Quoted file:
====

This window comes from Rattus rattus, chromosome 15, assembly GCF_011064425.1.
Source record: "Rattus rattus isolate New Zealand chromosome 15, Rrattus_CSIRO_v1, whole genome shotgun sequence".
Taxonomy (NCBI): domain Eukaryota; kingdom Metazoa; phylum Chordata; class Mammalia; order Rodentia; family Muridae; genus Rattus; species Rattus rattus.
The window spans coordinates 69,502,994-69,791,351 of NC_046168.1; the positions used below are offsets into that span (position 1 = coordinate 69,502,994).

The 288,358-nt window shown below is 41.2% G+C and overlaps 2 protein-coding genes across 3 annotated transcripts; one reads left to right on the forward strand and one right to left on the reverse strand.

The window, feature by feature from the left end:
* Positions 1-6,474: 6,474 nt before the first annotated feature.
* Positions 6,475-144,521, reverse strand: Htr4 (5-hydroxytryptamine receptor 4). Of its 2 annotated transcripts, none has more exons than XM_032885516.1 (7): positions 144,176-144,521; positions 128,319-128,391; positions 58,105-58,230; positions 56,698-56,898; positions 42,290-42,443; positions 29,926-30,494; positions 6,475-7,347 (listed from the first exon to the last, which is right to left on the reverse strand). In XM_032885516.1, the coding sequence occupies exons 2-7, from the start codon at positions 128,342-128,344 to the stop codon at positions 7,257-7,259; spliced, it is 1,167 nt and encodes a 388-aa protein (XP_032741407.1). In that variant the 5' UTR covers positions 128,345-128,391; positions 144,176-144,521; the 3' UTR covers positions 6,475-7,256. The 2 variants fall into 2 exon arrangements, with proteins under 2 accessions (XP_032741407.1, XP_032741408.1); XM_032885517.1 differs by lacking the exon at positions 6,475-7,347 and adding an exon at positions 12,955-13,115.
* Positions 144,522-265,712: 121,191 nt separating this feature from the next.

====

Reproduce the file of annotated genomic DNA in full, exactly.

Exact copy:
This window comes from Rattus rattus, chromosome 15, assembly GCF_011064425.1.
Source record: "Rattus rattus isolate New Zealand chromosome 15, Rrattus_CSIRO_v1, whole genome shotgun sequence".
Taxonomy (NCBI): domain Eukaryota; kingdom Metazoa; phylum Chordata; class Mammalia; order Rodentia; family Muridae; genus Rattus; species Rattus rattus.
The window spans coordinates 69,502,994-69,791,351 of NC_046168.1; the positions used below are offsets into that span (position 1 = coordinate 69,502,994).

The 288,358-nt window shown below is 41.2% G+C and overlaps 2 protein-coding genes across 3 annotated transcripts; one reads left to right on the forward strand and one right to left on the reverse strand.

The window, feature by feature from the left end:
* Positions 1-6,474: 6,474 nt before the first annotated feature.
* Positions 6,475-144,521, reverse strand: Htr4 (5-hydroxytryptamine receptor 4). Of its 2 annotated transcripts, none has more exons than XM_032885516.1 (7): positions 144,176-144,521; positions 128,319-128,391; positions 58,105-58,230; positions 56,698-56,898; positions 42,290-42,443; positions 29,926-30,494; positions 6,475-7,347 (listed from the first exon to the last, which is right to left on the reverse strand). In XM_032885516.1, the coding sequence occupies exons 2-7, from the start codon at positions 128,342-128,344 to the stop codon at positions 7,257-7,259; spliced, it is 1,167 nt and encodes a 388-aa protein (XP_032741407.1). In that variant the 5' UTR covers positions 128,345-128,391; positions 144,176-144,521; the 3' UTR covers positions 6,475-7,256. The 2 variants fall into 2 exon arrangements, with proteins under 2 accessions (XP_032741407.1, XP_032741408.1); XM_032885517.1 differs by lacking the exon at positions 6,475-7,347 and adding an exon at positions 12,955-13,115.
* Positions 144,522-265,712: 121,191 nt separating this feature from the next.